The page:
Finally, we explain the retrieved bent molecular structure and contrast our findings against the linear OCS+ structure retrieved at 2.0 μm by Karamatskos et al.19. Therefore, we perform quantum chemical calculations on the CASSCF/aug-cc-pVTZ level of theory in combination with the classical surface hopping method to describe the dynamics of OCS in the presence of the 3.2 μm laser pulse used in our experiment. In the absence of a field, neutral OCS in its ground electronic state is linear (C∞v)34,37. The 11Δ ← 11Σ+ transition is dipole forbidden due to symmetry. However, field-dressing OCS on the rising edge of the 3.2 μm laser field results in a significantly bent molecule (see Fig. 5c) due to the Renner–Teller effect22,34,38. We find in Fig. 5, similar to our recent work in CS222 that in the bent geometry, a small population transfer to the 21A′ excited electronic state of the neutral OCS (lower bound of ~3%) occurs. As the ionization potential of this excited state is much lower than the 11Σ+ ground state (~5.2 eV lower), our LIED signal is dominated by neutral OCS in its 21A′ excited state.

Consequently, we expect, and measure, a significantly bent and asymmetrically stretched OCS+ structure in a 96 fs (FWHM; 9.0 optical cycles) 3.2 μm field. This is in stark contrast to the recent findings published by Karamatskos et al.19 who retrieve a linear OCS+ structure. This is accounted for by their much shorter 2.0 μm pulse duration of 38 fs (FWHM; 5.7 optical cycles) being too short in time to invoke the structural deformation of the neutral molecule during the rising edge of their pulse. We chose a longer pulse duration which allows the neutral molecule to undergo significant nuclear deformation on the rising edge of the laser pulse similar to those of CS2 and C6013,22. We note that our results are in excellent agreement with the work of Sanderson et al. in the Coulomb explosion of OCSn+ with a 55 fs (FWHM; 20.6 optical cycles) 0.8 μm laser pulse39. These authors assigned the recoil velocities from the (O3+, C3+, S4+) channels to a bent structure (ΦOCS = 140°) just prior to Coulomb explosion. Recent ab initio calculations at 0.8 μm also revealed that structural deformation in OCS occurs on a timescale longer than 13 fs40, with wave packet simulations reporting that a linear-to-bent transition occurs on a 50-fs timescale, reaching an OCS bond angle of ~135° 37.

## Discussion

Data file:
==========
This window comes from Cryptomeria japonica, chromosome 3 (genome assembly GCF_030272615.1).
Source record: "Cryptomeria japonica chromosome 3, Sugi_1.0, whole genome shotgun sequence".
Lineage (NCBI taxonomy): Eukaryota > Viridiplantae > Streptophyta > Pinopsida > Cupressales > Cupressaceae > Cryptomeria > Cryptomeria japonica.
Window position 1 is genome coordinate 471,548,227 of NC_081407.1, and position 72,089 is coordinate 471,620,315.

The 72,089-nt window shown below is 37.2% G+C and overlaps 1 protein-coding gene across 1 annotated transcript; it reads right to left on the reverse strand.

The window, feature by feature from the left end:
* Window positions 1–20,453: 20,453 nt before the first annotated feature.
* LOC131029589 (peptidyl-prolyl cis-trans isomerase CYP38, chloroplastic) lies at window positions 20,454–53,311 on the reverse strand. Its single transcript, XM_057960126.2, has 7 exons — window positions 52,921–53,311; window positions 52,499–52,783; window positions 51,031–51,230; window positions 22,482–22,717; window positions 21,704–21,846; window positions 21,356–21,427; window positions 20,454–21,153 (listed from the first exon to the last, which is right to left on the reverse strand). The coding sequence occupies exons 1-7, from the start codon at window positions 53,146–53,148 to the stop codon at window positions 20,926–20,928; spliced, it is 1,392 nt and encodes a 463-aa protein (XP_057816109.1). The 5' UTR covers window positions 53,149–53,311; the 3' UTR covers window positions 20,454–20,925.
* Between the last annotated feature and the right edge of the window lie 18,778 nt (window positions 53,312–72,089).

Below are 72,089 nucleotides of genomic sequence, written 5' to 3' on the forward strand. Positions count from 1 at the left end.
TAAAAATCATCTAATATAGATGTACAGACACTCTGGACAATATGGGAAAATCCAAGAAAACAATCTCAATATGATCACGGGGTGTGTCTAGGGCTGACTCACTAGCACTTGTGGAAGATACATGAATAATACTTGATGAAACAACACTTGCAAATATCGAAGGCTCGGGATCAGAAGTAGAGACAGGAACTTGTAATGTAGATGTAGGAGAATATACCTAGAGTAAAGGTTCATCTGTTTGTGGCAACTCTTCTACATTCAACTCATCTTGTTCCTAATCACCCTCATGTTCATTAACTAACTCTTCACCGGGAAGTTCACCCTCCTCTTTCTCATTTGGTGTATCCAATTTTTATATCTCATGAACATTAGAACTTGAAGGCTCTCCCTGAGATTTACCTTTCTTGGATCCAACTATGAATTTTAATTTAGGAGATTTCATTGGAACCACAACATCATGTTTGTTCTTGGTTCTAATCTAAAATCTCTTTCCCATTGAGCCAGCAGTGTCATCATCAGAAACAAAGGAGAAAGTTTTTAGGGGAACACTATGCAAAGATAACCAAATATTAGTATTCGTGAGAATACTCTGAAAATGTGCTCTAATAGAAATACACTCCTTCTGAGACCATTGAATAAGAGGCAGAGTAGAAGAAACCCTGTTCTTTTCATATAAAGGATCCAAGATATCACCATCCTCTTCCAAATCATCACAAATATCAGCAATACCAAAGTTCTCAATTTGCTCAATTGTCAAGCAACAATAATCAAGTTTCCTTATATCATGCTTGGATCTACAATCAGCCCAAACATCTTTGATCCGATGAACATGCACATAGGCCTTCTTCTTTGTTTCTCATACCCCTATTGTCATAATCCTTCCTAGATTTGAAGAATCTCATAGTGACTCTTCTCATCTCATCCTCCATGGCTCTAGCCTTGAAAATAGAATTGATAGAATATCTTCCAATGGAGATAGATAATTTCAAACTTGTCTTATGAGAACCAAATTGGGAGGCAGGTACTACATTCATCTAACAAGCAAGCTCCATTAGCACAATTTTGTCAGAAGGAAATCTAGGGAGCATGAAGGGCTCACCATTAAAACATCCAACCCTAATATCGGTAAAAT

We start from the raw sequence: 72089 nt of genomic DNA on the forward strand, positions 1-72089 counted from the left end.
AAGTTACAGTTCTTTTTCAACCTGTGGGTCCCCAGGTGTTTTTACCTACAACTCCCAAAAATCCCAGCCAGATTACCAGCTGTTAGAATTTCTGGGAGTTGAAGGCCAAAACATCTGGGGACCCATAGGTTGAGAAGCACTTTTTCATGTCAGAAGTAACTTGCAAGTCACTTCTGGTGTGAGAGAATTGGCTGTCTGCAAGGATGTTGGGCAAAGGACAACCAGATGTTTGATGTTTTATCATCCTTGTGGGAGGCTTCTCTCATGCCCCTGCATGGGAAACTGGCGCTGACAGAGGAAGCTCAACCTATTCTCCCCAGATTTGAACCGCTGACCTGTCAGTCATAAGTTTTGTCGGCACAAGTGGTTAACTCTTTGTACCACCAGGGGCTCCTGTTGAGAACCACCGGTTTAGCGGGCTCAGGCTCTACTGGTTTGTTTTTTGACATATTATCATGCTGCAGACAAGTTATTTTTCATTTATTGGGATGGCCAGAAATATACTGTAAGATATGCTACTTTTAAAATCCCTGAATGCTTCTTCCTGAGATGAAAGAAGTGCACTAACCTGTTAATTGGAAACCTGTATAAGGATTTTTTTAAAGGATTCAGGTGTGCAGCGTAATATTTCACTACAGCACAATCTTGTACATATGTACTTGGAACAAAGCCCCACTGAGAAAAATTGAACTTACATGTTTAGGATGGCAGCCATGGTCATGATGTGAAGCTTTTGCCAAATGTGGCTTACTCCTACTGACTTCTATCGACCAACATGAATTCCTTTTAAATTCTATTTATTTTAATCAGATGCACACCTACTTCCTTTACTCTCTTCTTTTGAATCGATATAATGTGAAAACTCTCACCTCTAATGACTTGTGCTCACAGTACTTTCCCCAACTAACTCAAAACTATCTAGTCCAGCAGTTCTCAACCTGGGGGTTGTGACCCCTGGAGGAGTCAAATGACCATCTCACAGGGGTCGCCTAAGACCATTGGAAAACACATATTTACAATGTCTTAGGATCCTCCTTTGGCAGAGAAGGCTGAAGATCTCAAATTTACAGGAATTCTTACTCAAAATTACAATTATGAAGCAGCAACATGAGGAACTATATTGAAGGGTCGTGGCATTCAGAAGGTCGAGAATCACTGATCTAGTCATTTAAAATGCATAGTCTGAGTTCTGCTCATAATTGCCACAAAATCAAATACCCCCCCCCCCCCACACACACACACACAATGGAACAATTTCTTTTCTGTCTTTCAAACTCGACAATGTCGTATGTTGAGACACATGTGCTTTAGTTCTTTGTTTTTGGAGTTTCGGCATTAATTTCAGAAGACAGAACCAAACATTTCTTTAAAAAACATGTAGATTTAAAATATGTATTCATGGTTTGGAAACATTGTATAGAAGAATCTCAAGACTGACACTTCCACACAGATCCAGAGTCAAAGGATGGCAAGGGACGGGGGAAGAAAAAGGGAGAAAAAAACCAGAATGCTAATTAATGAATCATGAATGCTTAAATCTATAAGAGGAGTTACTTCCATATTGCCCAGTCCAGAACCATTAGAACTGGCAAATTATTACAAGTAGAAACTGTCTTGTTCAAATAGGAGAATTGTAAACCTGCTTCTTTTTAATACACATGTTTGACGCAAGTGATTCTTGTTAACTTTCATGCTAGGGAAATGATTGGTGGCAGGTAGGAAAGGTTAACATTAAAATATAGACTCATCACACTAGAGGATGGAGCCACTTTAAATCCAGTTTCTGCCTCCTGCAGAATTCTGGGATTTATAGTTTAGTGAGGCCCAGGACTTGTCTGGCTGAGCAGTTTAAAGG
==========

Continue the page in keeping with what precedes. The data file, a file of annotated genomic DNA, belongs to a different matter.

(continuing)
While the ZCP-LIED method has been demonstrated for the structural retrieval of the OCS molecule only, we believe that the present work offers two important implications which deserve further discussion. The first one is presently limited to LIED experiments only. We have shown the advantage of extracting molecular structure using the full two-dimensional (energy and angle) electron scattering spectra in the laboratory frame, in contrast to existing methods that extract molecular structure in the laser frame. This avoids the tedious procedure of converting the 2D laboratory-frame electron spectra to the laser frame. Using the full 2D scattering spectra instead of 1D spectra improves the statistics of the retrieved results. Moreover, we have demonstrated that ZCP-LIED can retrieve the molecular structure with only the critical crossing points of the molecular interference term (MIT), avoiding the need to use the whole electron scattering spectra directly or the whole MIT. Since molecular bond lengths enter explicitly only in the phase of the interfering terms, by analysing only the ZCPs, the ZCP-LIED method relaxes the limitation of the Born approximation or the independent atom model (IAM) that are at the heart of electron diffraction theory. We further suggest that a combination of ZCP-LIED and FT-LIED methods to retrieve bond lengths from the same scattering data would improve the accuracy (as opposed to FT-LIED only) and avoid false results retrieved based on iterative methods. It should be noted that ZCP-LIED exhibits several advantages over FT-LIED. Firstly, ZCP-LIED retrieves internuclear distances with a higher precision, and it bypasses the challenge of separating internuclear distances that may be hard to distinguish in FT-LIED. Secondly, ZCP-LIED avoids the background polynomial fitting procedure that is used in FT-LIED. Thirdly, ZCP-LIED avoids converting between different frames of reference to retrieve structural information, as is required in FT-LIED and SD-LIED. Finally, ZCP-LIED is capable of structural retrieval at lower signal-to-noise as compared to FT-LIED, and the method is robust in that only a small number of ZCPs are required to accurately retrieve the molecular structure as opposed to requiring the whole MIT or scattering signal for successful retrieval. For example, while we used four ZCPs, in fact only two ZCPs were sufficient to distinguish between the linear (grey vertical lines) and the bent (magenta vertical lines) OCS+ structure (Fig. 3b). Moreover, we have tested the ZCP-LIED method on 10-atom molecules and found that the positions of ZCPs are independent of scattering angles. The accurate, reliable and simplified extraction of molecular structure from scattering data as demonstrated with the ZCP method is essential for the correct interpretation of diffraction imaging-based studies of chemical dynamics and the further evolution of dynamic imaging.